STUDY: NEANDERTHALS HAD MODERN TONGUES

STUDY: NEANDERTHALS HAD MODERN TONGUES

WASHINGTON, APRIL 27 (UPI) _ DUKE UNIVERSITY RESEARCHERS SAY NEANDERTHALS MAY HAVE HAD TONGUES NIMBLE ENOUGH TO RECITE SHAKESPEARE OR DELIVER AN ANTHROPOLOGY LECTURE, A NEW STUDY SUGGESTS.
IF CONFIRMED, THE FINDING COULD PUSH BACK THE DATE FOR THE START OF THE UNIQUELY HUMAN SKILL OF SPOKEN LANGUAGE BY TENS OR EVEN HUNDREDS OF THOUSANDS OF YEARS, THE SCIENTISTS SAY.
IN THE STUDY, RESEARCHERS AT DUKE UNIVERSITY EXAMINED THE FOSSILIZED REMAINS OF THE “MAN-APE” AUSTRALOPITHECUS, NEANDERTHALS, EARLY MODERN HUMANS AS WELL AS TODAY’S HUMANS, GORILLAS AND CHIMPANZEES.
THE RESEARCHERS WERE FOCUSING ON A SMALL BONY CHANNEL _ CALLED THE HYPOGLOSSAL CANAL _ THAT CARRIES NERVES FROM THE BRAIN TO THE TONGUE.
HAVING LARGER TONGUE NERVES, THE SCIENTISTS BELIEVE, COULD MEAN A BETTER ABILITY TO FORM WORDS AND SENTENCES.
DUKE PHYSICAL ANTHROPOLOGIST MATT CARTMILL SAYS, “IF YOU GRANT OUR ASSUMPTIONS (NEANDERTHALS) WOULD HAVE HAD TONGUES AS NIMBLE AS YOURS.”
CARTMILL SAYS THE HYPOGLOSSAL CANAL HAD BEEN OVERLOOKED BY OTHER SCIENTISTS SEEKING FOR CLUES TO EARLY SPEECH IN FOSSILIZED JAWS, SKULLS AND OTHER PARTS OF THE VOCAL TRACT.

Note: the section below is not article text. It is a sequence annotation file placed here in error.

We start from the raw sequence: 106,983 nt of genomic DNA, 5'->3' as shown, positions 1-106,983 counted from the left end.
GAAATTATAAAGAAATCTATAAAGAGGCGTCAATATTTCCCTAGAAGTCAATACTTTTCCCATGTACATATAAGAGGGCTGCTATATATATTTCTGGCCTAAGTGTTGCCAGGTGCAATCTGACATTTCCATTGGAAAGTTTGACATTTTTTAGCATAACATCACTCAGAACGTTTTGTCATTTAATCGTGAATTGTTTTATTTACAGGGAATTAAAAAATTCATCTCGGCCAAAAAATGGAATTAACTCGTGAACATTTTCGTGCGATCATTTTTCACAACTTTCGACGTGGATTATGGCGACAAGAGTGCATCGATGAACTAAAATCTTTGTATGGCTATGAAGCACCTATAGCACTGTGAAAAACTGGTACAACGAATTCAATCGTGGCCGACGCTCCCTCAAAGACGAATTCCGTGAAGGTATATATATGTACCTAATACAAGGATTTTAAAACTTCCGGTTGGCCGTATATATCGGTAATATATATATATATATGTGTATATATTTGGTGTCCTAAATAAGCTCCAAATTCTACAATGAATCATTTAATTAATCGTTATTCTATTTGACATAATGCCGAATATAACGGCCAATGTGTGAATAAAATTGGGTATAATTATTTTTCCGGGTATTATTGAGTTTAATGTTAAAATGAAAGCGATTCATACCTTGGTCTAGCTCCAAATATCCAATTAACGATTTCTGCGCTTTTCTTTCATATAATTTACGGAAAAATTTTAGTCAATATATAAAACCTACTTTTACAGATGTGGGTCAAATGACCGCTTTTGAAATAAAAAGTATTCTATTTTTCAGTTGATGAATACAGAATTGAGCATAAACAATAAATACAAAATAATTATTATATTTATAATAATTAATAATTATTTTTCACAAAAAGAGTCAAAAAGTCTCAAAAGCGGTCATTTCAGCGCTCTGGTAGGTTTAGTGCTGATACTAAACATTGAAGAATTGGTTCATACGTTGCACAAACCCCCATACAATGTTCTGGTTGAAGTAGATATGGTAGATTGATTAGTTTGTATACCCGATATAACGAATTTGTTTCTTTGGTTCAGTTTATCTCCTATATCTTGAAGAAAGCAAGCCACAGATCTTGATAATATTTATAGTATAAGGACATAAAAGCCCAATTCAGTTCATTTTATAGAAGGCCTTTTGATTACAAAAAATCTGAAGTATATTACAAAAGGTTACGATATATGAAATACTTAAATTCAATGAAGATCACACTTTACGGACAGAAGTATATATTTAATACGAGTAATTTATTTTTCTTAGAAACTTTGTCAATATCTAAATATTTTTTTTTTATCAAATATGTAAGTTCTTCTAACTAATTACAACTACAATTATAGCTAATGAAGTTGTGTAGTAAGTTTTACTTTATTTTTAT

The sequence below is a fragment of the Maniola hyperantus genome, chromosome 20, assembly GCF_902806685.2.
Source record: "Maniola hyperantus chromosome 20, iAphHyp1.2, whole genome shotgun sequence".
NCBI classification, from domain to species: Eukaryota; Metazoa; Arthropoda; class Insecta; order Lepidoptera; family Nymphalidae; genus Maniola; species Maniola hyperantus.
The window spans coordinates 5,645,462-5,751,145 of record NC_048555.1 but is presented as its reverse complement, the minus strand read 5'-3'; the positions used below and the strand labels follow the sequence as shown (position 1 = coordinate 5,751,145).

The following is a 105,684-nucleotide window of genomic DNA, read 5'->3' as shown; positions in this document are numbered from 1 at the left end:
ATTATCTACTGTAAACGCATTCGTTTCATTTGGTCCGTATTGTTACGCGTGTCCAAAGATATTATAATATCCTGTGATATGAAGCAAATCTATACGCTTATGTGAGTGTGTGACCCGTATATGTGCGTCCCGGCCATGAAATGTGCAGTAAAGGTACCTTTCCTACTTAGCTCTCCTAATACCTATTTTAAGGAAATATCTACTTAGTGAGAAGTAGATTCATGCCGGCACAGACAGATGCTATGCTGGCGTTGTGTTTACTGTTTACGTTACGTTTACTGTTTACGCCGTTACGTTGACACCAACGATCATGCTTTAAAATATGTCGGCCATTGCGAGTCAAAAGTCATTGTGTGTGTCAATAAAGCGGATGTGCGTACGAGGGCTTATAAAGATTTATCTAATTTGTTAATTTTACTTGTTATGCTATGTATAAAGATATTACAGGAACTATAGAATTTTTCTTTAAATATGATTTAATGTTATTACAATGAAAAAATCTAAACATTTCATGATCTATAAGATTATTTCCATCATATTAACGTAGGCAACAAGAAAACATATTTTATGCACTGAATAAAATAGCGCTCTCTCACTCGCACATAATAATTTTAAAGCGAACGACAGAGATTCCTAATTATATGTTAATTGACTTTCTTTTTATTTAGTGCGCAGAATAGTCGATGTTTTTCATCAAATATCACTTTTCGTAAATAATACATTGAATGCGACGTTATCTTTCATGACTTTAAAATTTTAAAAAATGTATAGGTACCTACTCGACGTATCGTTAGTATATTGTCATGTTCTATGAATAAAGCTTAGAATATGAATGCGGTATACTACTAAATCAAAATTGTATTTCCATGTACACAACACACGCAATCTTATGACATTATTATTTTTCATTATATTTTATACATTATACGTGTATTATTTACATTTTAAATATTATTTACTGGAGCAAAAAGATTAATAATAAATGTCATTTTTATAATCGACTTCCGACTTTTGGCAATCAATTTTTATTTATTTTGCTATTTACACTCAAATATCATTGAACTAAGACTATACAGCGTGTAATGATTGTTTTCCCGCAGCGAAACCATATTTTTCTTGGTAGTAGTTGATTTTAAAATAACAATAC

AUSTRALOPITHECUS, THE EARLIEST HUMANS, HAD HYPOGLOSSAL CANALS THAT WERE ABOUT ONE HALF THE SIZE OF MODERN HUMANS. APES ALSO HAVE CANALS ABOUT THAT SIZE.
BUT NEANDERTHALS, WHO LIVED FROM ABOUT 300,000 YEARS AGO AND DISAPPEARED AROUND 27,000 TO 30,000 YEARS AGO, HAD HYPOGLOSSAL CANALS ROUGHLY THE SAME SIZE AS PEOPLE TODAY. LATER HUMANS ALSO HAD LARGE HYPOGLOSSAL CANALS.
THE SCIENTISTS SAY THAT THE “ANATOMICAL FINDINGS SUGGEST THAT THE VOCAL CAPABILITIES OF NEANDERTHALS WERE THE SAME AS THOSE OF HUMANS TODAY.”
CHATTING AMONG NEANDERTHAL AND OTHER EARLY HUMANS WOULD PUSH THE ADVENT OF HUMAN SPEECH BACK BEYOND 40,000 YEARS AGO, WHEN SYMBOLS IN THE ARCHEOLOGICAL RECORDS SUGGEST SPEECH BEGAN.
THE RESEARCHERS, WHOSE WORK IS PUBLISHED IN TUESDAY’S ISSUE OF THE PROCEEDINGS OF THE NATIONAL ACADEMY OF SCIENCES, CONDUCTED THE STUDY BY CONSTRUCTING RUBBER MOLDS #OF THE BONES.
JEFFREY LAITMAN, OF MOUNT SINAI SCHOOL OF MEDICINE IN NEW YORK CITY, SAYS THAT THE RESEARCH IS “INTERESTING AND POTENTIALLY VALUABLE NEW APPROACH.”
BUT HE ADDS, “A LOT MORE WORK IS NEEDED TO ESTABLISH THE BASIC VALIDITY OF THEIR ASSUMPTIONS” THAT HUMAN TONGUES ARE MORE FINELY CONTROLLED THAN THAT OF OTHER ANIMALS, AND IT IS A RESULT OF A LARGER NERVE.
LAITMAN, WHO INVESTIGATES THE EVOLUTION OF THE VOCAL TRACT, SAYS THERE ARE MANY DIFFERENCES IN THE BONE STRUCTURE OF MODERN HUMANS AND NEANDERTHALS.
LAITMAN SAYS, “I DON’T THINK THEY COULD SPEAK EXACTLY THE SAME AS WE CAN TODAY.”
BUT, HE ADDS, “THAT DOESN’T MEAN THAT THEY WERE LINGUISTICALLY IMPAIRED.”
NEANDERTHAL EXPERT IAN TATTERSALL, HOWEVER, SAYS, “THERE IS NO EVIDENCE” THAT THEY WERE ABLE TO CARRY ON A CONVERSATION.
TATTERSALL, CURATOR OF PHYSICAL ANTHROPOLOGY AT THE AMERICAN MUSEUM OF NATURAL HISTORY, NEW YORK CITY, AND AUTHOR OF THE LAST NEANDERTHAL, SAYS THAT THE ARCHEOLOGICAL RECORD “ARGUES AGAINST SYMBOLIC THOUGHT AND LANGUAGE.”
27-04-98

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